One day a few weeks my daughter came home from school and said that there was a new boy from class. "He is, I don't know how to say it, interesting," she told me, with large emphasis on the word interesting.
After some questioning it turned that the boy, lets call him Sam, was from Vietnam and went to a language school four days a week and came to her school once a week. He spoke funny and the kids all laughed when he said anything. He would say things like "give me rubber."
I told her that Sam was learning the language and that's what happens when people learn English. In fact, it's what she did when she learnt. The only difference is that she was too little to know. I explained that when the other children laughed at Sam they were making him feel self concious and that it was a form of bullying.
Sofia took on board my comments. Whenever Sam was at school she would tell me about the things other children were doing and how she felt bad about it. One night she cried as she told me how the children were laughing at him. She realised that this had happened to another boy last year and she hadn't realised what was happening. We discussed that feeling bad was well and good, but we also had to take action when something wasn't right. I told her that it all it takes is one person to do the right thing and make others think about their behaviour. She decided that she would be-friend Sam and that's what she did.
A few weeks later two boys were apparently playing with Sam. Their idea of playing was to hold a cricket bat above their head and shout at him. Sam was very frightened. Sofia intervened and told the boys off. One of the boys attempted scaring her by telling her that he would tell his brother on her (the brother is a grade 6 captain), but Sofia wouldn't back down.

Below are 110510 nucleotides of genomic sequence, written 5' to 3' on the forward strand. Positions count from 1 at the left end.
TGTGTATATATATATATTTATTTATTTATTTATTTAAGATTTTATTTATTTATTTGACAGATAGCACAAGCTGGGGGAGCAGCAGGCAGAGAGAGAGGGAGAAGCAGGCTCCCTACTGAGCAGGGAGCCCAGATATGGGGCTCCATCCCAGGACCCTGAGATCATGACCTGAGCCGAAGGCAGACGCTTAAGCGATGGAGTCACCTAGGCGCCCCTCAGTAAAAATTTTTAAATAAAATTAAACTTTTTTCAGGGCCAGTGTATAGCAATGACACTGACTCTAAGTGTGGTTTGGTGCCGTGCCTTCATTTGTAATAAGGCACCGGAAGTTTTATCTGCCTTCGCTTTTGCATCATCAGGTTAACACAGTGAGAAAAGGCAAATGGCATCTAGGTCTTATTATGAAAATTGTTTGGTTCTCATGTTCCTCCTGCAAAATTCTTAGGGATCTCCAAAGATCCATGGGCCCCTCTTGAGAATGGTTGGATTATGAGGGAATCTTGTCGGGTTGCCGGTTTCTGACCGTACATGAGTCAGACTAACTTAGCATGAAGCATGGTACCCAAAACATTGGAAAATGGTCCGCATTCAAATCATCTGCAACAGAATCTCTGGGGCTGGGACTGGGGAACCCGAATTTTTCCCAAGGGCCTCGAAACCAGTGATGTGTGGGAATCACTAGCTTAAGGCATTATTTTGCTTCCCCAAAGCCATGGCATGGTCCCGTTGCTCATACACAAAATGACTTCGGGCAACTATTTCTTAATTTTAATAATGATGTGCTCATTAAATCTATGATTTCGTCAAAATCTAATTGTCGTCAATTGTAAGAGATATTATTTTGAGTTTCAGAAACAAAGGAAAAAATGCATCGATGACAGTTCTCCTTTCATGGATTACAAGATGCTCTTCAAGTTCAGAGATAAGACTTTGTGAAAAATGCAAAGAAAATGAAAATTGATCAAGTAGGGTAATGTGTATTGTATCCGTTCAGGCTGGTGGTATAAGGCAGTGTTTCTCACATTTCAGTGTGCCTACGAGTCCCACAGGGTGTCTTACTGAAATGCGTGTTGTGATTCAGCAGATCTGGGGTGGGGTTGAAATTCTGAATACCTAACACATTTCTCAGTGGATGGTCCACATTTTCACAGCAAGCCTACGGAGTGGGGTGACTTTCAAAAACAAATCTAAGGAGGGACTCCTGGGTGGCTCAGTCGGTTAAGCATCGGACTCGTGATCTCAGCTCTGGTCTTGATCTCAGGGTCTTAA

My daughter is not what you would call a shrinking flower. I've raised her to have a mouth on her, even if it is to my detriment. Yesterday I was getting ready for a dinner with the girls. I matched my beige dress with a beige cardigan, and went to put on my tan sandals. "What do you think about these shoes with the outfit, Sofia?" Her answer, "Did you buy every brown piece of clothing at the shop?" After I stopped laughing I put on my silver sandals.
When Sofia came home and told me about what had happened with Sam, I told her I was proud of her. I was proud that she did the right thing and that she stood up for injustice, but I was incredibly proud that I had raised a daughter who had the strength of character to not back down. As girls we are socially conditioned to comply, to be people-pleasers and to not make a fuss. But it is these same things that can place us in danger and take away our self confidence. I'm proud of my daughter and I hope that I can continue to inspire her to be a strong girl and grow to be a strong woman.
Amra Pajalić is an award-winning author, an editor and teacher who draws on her Bosnian cultural heritage to write own voices stories for young people, who like her, are searching to mediate their identity and take pride in their diverse culture. She writes memoir, young adult and romance under the pen name Mae Archer.
Sign up and receive free books.